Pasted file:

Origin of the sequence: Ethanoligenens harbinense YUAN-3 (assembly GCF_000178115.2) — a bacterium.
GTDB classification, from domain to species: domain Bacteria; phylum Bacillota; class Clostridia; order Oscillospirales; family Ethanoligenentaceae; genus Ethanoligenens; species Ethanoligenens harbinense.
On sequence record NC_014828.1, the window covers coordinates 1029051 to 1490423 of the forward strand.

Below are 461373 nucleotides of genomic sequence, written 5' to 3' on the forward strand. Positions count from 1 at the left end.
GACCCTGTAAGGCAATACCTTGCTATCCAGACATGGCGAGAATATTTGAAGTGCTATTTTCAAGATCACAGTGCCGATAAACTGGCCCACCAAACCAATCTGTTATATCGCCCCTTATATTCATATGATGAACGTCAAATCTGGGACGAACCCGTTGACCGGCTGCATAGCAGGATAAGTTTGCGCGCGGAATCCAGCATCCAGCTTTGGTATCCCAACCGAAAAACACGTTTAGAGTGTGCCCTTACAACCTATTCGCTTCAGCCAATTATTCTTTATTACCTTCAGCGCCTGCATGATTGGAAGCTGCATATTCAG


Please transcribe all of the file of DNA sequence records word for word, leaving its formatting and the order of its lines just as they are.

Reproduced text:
Origin of the sequence: Ethanoligenens harbinense YUAN-3 (assembly GCF_000178115.2) — a bacterium.
GTDB classification, from domain to species: domain Bacteria; phylum Bacillota; class Clostridia; order Oscillospirales; family Ethanoligenentaceae; genus Ethanoligenens; species Ethanoligenens harbinense.
On sequence record NC_014828.1, the window covers coordinates 1029051 to 1490423 of the forward strand.

Below are 461373 nucleotides of genomic sequence, written 5' to 3' on the forward strand. Positions count from 1 at the left end.
GACCCTGTAAGGCAATACCTTGCTATCCAGACATGGCGAGAATATTTGAAGTGCTATTTTCAAGATCACAGTGCCGATAAACTGGCCCACCAAACCAATCTGTTATATCGCCCCTTATATTCATATGATGAACGTCAAATCTGGGACGAACCCGTTGACCGGCTGCATAGCAGGATAAGTTTGCGCGCGGAATCCAGCATCCAGCTTTGGTATCCCAACCGAAAAACACGTTTAGAGTGTGCCCTTACAACCTATTCGCTTCAGCCAATTATTCTTTATTACCTTCAGCGCCTGCATGATTGGAAGCTGCATATTCAG